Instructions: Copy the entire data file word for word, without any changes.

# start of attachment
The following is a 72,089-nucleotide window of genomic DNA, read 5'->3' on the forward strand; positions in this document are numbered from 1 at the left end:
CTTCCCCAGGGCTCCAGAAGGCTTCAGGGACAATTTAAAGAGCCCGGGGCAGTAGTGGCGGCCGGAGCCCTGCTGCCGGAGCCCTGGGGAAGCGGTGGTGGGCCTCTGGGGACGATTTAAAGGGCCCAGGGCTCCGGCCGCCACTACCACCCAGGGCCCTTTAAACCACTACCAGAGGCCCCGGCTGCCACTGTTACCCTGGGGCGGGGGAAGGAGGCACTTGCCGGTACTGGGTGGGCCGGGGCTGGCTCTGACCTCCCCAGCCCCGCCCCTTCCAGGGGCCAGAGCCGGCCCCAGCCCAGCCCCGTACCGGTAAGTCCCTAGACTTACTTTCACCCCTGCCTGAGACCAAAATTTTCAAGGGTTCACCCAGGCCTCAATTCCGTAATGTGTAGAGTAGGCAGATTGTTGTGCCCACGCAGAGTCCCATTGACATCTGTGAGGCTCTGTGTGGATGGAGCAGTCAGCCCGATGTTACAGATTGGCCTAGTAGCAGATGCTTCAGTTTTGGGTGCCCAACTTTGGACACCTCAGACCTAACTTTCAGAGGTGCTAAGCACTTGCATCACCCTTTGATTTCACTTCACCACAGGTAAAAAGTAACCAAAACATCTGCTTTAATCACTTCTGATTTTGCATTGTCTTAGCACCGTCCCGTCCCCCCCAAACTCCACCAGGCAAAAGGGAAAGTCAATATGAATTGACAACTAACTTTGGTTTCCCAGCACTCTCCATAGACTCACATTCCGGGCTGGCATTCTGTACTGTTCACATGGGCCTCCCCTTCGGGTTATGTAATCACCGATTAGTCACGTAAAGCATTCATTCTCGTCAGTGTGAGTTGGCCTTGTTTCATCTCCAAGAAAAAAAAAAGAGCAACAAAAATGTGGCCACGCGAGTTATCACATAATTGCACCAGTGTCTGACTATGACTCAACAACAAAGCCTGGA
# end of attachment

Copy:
The following is a 72,089-nucleotide window of genomic DNA, read 5'->3' on the forward strand; positions in this document are numbered from 1 at the left end:
CTTCCCCAGGGCTCCAGAAGGCTTCAGGGACAATTTAAAGAGCCCGGGGCAGTAGTGGCGGCCGGAGCCCTGCTGCCGGAGCCCTGGGGAAGCGGTGGTGGGCCTCTGGGGACGATTTAAAGGGCCCAGGGCTCCGGCCGCCACTACCACCCAGGGCCCTTTAAACCACTACCAGAGGCCCCGGCTGCCACTGTTACCCTGGGGCGGGGGAAGGAGGCACTTGCCGGTACTGGGTGGGCCGGGGCTGGCTCTGACCTCCCCAGCCCCGCCCCTTCCAGGGGCCAGAGCCGGCCCCAGCCCAGCCCCGTACCGGTAAGTCCCTAGACTTACTTTCACCCCTGCCTGAGACCAAAATTTTCAAGGGTTCACCCAGGCCTCAATTCCGTAATGTGTAGAGTAGGCAGATTGTTGTGCCCACGCAGAGTCCCATTGACATCTGTGAGGCTCTGTGTGGATGGAGCAGTCAGCCCGATGTTACAGATTGGCCTAGTAGCAGATGCTTCAGTTTTGGGTGCCCAACTTTGGACACCTCAGACCTAACTTTCAGAGGTGCTAAGCACTTGCATCACCCTTTGATTTCACTTCACCACAGGTAAAAAGTAACCAAAACATCTGCTTTAATCACTTCTGATTTTGCATTGTCTTAGCACCGTCCCGTCCCCCCCAAACTCCACCAGGCAAAAGGGAAAGTCAATATGAATTGACAACTAACTTTGGTTTCCCAGCACTCTCCATAGACTCACATTCCGGGCTGGCATTCTGTACTGTTCACATGGGCCTCCCCTTCGGGTTATGTAATCACCGATTAGTCACGTAAAGCATTCATTCTCGTCAGTGTGAGTTGGCCTTGTTTCATCTCCAAGAAAAAAAAAAGAGCAACAAAAATGTGGCCACGCGAGTTATCACATAATTGCACCAGTGTCTGACTATGACTCAACAACAAAGCCTGGA